My pride and joy is my Kitchen Aid mixer. When I got it I went all out and got the 6 qt. bowl lift model and I love it. The only thing that would make it better is to take it into an auto body shop and have flames painted down the sides like the one Alton Brown used to use on the Food Network show ‘Good Eats’. Don’t laugh, I’ve seriously considered it!

There are some things to consider if you are thinking about purchasing one of these behemoths. First thing is, do you have the counter space to leave it out? If not, keep in mind that it weighs over 25 pounds and it takes some muscle to lift it out of a cabinet. If you think you have enough counter space to leave it out, make sure you have enough clearance. The 6 qt. bowl lift model is almost 17” tall, I do not have the clearance under my cabinets to store it on my counter. So, I’ve gotten rid of my weight lifting equipment and use my mixer instead.

Another important item is see through canisters. Decorative ceramic canisters are not the place to store flours and sugars. My choice is see though square or rectangular Tupperware or Snapware. Both brands slide in side by side, taking up much less room than round containers, and stack well. Get containers large enough for entire bags of flour or sugar.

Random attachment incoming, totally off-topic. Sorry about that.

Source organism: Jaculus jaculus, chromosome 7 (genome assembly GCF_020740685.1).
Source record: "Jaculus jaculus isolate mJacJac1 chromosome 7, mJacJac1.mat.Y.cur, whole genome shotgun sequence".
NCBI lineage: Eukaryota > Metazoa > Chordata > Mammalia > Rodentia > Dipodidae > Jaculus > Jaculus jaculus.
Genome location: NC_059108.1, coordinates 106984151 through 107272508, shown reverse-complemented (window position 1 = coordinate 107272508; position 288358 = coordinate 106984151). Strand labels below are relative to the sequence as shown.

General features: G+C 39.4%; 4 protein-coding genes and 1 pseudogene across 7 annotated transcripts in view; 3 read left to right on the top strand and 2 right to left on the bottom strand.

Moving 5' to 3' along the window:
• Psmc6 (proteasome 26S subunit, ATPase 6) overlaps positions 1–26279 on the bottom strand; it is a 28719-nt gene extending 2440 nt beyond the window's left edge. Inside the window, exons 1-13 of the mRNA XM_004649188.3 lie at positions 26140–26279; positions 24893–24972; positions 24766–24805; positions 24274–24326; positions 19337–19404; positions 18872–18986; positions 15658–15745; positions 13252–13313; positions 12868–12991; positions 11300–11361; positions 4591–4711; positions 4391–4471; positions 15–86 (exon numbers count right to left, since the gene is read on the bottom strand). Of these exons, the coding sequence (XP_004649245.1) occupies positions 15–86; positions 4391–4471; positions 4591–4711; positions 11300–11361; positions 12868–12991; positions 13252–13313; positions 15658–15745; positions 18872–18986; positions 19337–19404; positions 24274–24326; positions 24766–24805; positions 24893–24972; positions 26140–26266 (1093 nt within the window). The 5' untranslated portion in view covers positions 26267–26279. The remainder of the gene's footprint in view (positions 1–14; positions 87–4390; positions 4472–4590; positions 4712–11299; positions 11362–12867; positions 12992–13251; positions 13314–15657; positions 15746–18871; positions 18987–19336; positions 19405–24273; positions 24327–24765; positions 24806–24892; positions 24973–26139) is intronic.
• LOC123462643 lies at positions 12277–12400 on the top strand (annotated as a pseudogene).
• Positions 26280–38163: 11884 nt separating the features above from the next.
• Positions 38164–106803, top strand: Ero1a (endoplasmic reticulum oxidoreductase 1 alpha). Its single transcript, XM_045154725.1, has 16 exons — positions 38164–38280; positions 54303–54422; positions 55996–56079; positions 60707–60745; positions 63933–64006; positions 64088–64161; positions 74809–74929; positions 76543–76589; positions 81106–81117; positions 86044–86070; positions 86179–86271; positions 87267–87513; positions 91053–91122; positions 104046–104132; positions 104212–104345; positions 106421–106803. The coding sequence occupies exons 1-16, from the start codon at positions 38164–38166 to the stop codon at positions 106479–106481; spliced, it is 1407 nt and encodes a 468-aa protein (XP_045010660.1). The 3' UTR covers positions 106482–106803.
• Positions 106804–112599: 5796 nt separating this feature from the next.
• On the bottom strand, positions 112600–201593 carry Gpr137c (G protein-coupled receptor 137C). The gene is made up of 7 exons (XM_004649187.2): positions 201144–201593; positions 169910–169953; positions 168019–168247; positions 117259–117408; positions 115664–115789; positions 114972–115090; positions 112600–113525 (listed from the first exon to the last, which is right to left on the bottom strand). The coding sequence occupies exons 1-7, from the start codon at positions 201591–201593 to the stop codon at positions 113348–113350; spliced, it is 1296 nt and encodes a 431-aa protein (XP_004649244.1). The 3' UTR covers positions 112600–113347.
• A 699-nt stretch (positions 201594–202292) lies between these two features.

For cookie baking I love using serving scoops. I have two of them, a 1 tbsp. and a 2 tbsp. They make very uniform size and shaped cookies that cook consistently and are pretty. I have to admit, I shape every cookie I make after scooping it onto the sheet.

If you’re over the age of 30, you’ve probably used brown paper bags to cool cookies. A couple years ago I graduated to non-stick cooling racks with criss-cross wires and I love them! Anyone who bakes cookies should have two or three of them.

Pot holders, something everyone has, and never has enough of. The little crocheted and knitted ones that your grandmother made for you, or your daughter made for you in Girls Scouts, should be kept only as heirlooms. You will burn yourself for sure, pretty though they are. Last year I found some silicone potholders that I love! They are a little pricey but definitely worth the money.

Measuring equipment, not gadgets mind you, equipment. I cannot get by without two standard sets of measuring cups and measuring spoons. The orange are Tupperware circa 1973, the white ones are also Tupperware, but I’m pretty sure they are less than 15 years old. The white measuring spoons are the best as you can see that they have a flared end and will sit flat on your counter.